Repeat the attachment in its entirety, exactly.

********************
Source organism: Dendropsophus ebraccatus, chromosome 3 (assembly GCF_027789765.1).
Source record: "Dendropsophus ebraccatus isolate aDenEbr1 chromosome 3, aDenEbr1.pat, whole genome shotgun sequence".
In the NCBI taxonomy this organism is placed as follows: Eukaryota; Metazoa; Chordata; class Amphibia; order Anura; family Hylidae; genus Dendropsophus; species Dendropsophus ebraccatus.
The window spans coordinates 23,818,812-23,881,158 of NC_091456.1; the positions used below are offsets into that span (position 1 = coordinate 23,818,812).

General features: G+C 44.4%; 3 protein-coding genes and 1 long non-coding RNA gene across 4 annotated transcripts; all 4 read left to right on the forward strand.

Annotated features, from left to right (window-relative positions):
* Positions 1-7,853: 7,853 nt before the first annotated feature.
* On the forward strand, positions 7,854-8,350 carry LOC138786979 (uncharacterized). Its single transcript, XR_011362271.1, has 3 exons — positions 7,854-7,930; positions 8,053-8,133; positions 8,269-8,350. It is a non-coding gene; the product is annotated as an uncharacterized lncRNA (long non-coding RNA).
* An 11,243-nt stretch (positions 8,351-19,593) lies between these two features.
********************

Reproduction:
Source organism: Dendropsophus ebraccatus, chromosome 3 (assembly GCF_027789765.1).
Source record: "Dendropsophus ebraccatus isolate aDenEbr1 chromosome 3, aDenEbr1.pat, whole genome shotgun sequence".
In the NCBI taxonomy this organism is placed as follows: Eukaryota; Metazoa; Chordata; class Amphibia; order Anura; family Hylidae; genus Dendropsophus; species Dendropsophus ebraccatus.
The window spans coordinates 23,818,812-23,881,158 of NC_091456.1; the positions used below are offsets into that span (position 1 = coordinate 23,818,812).

General features: G+C 44.4%; 3 protein-coding genes and 1 long non-coding RNA gene across 4 annotated transcripts; all 4 read left to right on the forward strand.

Annotated features, from left to right (window-relative positions):
* Positions 1-7,853: 7,853 nt before the first annotated feature.
* On the forward strand, positions 7,854-8,350 carry LOC138786979 (uncharacterized). Its single transcript, XR_011362271.1, has 3 exons — positions 7,854-7,930; positions 8,053-8,133; positions 8,269-8,350. It is a non-coding gene; the product is annotated as an uncharacterized lncRNA (long non-coding RNA).
* An 11,243-nt stretch (positions 8,351-19,593) lies between these two features.